Argentina: People in revolt
By Michael O'Brien
TO A superficial observer the struggle of the Argentinean masses against the government's economic mismanagement has abated. However, the evidence from the ground tells a different story. None of the problems that brought people to the streets in the first place have gone away. It is true that the scale and frequency of the protests has dipped since the end of 2001.
However, what is in fact taking place is that the most conscious organisers in the communities and workplaces are taking stock of the situation and discussing a way forward. The forum for these discussions are various neighbourhood and rank and file assemblies who have played the key role in organising the protests and are now endeavouring to work out a plan of action and a programme of demands.
A delegate conference of the neighbourhood assemblies in Buenos Aires met in February to this end. There is widespread recognition that while the protests have served to mobilise people and make them aware of their own potential and caused a partial retreat on the part of the regime and the IMF, that this in itself won't effect permanent change. A member of the Committee for a Workers' International was invited to address this gathering.
The point we made is that the assemblies are highly representative bodies of workers, unemployed and the ruined middle classes. They are made up of the most respected and capable activists. The ruling class has clearly demonstrated its inability to rule. This is borne out by the five presidents in quick succession, the flight of capital and the massive 'blank vote' in the last elections. All these factors taken together lead to the conclusion the protests and strikes should continue but that side by side with this the assemblies have to take on responsibility themselves for the running of affairs in the interests of ordinary people.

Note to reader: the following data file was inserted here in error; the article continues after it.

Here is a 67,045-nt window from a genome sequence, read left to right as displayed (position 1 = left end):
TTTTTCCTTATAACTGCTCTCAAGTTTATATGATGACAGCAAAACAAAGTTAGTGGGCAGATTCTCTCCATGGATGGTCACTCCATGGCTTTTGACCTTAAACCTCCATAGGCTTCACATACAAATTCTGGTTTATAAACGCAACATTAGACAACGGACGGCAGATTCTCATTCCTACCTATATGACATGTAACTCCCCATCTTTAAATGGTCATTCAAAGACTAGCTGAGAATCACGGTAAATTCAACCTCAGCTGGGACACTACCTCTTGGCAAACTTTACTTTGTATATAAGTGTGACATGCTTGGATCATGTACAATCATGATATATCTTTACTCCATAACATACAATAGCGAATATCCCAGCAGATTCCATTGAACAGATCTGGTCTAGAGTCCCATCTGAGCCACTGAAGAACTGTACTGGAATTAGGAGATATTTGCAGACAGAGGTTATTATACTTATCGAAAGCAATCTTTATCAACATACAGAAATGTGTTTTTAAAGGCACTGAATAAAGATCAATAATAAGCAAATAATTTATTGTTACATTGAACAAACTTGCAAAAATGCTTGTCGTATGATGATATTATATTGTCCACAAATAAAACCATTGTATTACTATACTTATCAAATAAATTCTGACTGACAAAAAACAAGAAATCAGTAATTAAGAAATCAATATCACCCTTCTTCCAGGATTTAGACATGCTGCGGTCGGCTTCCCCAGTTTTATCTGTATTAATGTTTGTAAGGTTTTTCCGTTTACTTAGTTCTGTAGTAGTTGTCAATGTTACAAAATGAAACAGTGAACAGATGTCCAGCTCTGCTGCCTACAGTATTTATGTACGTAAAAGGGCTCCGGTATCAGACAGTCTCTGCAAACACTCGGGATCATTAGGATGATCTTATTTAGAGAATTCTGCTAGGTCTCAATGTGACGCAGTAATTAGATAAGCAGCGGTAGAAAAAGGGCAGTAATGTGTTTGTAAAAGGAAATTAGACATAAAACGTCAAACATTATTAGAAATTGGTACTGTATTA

This begins with the distribution of food and the organisation of services, which in the case of education is already taking place. Factory committees should be established that would elect delegates to the 'assembly of pickets', who in turn need to link up with the local neighbourhood assemblies. This would lay the basis for the working class to take over the means of production in the interests of ordinary people. An appeal also needs to go out to the ranks of the army to organise their own assemblies and accept the legitimacy of the neighbourhood and workplace assemblies.
This would in effect begin the process towards socialist change. Past revolutionary situations show that unless a programme for socialist change is struggled for within the working class and its organisations the unions, co-ops and neighbourhood assemblies private property and the levers of power will remain in the hands of the ruling class and they will weather the 'storm'.
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